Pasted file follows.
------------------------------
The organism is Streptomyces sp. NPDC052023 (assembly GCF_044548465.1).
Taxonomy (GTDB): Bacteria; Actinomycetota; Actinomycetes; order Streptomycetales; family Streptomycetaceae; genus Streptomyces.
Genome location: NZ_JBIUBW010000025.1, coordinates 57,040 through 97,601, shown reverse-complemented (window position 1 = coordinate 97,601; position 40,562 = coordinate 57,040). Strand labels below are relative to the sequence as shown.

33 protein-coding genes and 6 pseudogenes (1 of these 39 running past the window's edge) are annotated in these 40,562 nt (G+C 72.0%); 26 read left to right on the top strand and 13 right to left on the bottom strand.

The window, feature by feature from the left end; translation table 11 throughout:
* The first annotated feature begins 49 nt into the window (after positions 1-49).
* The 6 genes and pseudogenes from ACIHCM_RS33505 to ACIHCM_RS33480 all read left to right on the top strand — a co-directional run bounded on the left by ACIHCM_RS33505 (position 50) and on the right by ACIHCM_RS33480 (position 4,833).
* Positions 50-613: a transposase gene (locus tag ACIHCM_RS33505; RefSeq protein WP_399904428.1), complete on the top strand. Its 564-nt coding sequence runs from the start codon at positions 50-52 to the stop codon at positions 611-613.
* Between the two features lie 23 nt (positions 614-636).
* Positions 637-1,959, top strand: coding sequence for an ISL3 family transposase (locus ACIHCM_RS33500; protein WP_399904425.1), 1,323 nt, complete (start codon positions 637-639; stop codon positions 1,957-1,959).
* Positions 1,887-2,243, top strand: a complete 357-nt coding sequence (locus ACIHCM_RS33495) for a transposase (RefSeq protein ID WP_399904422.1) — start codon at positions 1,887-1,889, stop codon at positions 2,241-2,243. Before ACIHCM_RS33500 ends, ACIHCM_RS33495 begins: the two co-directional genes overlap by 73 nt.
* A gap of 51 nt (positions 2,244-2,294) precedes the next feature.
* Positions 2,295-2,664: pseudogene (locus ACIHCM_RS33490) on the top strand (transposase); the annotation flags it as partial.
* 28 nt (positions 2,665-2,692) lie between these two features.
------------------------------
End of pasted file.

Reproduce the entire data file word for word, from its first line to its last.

The organism is Streptomyces sp. NPDC052023 (assembly GCF_044548465.1).
Taxonomy (GTDB): Bacteria; Actinomycetota; Actinomycetes; order Streptomycetales; family Streptomycetaceae; genus Streptomyces.
Genome location: NZ_JBIUBW010000025.1, coordinates 57,040 through 97,601, shown reverse-complemented (window position 1 = coordinate 97,601; position 40,562 = coordinate 57,040). Strand labels below are relative to the sequence as shown.

33 protein-coding genes and 6 pseudogenes (1 of these 39 running past the window's edge) are annotated in these 40,562 nt (G+C 72.0%); 26 read left to right on the top strand and 13 right to left on the bottom strand.

The window, feature by feature from the left end; translation table 11 throughout:
* The first annotated feature begins 49 nt into the window (after positions 1-49).
* The 6 genes and pseudogenes from ACIHCM_RS33505 to ACIHCM_RS33480 all read left to right on the top strand — a co-directional run bounded on the left by ACIHCM_RS33505 (position 50) and on the right by ACIHCM_RS33480 (position 4,833).
* Positions 50-613: a transposase gene (locus tag ACIHCM_RS33505; RefSeq protein WP_399904428.1), complete on the top strand. Its 564-nt coding sequence runs from the start codon at positions 50-52 to the stop codon at positions 611-613.
* Between the two features lie 23 nt (positions 614-636).
* Positions 637-1,959, top strand: coding sequence for an ISL3 family transposase (locus ACIHCM_RS33500; protein WP_399904425.1), 1,323 nt, complete (start codon positions 637-639; stop codon positions 1,957-1,959).
* Positions 1,887-2,243, top strand: a complete 357-nt coding sequence (locus ACIHCM_RS33495) for a transposase (RefSeq protein ID WP_399904422.1) — start codon at positions 1,887-1,889, stop codon at positions 2,241-2,243. Before ACIHCM_RS33500 ends, ACIHCM_RS33495 begins: the two co-directional genes overlap by 73 nt.
* A gap of 51 nt (positions 2,244-2,294) precedes the next feature.
* Positions 2,295-2,664: pseudogene (locus ACIHCM_RS33490) on the top strand (transposase); the annotation flags it as partial.
* 28 nt (positions 2,665-2,692) lie between these two features.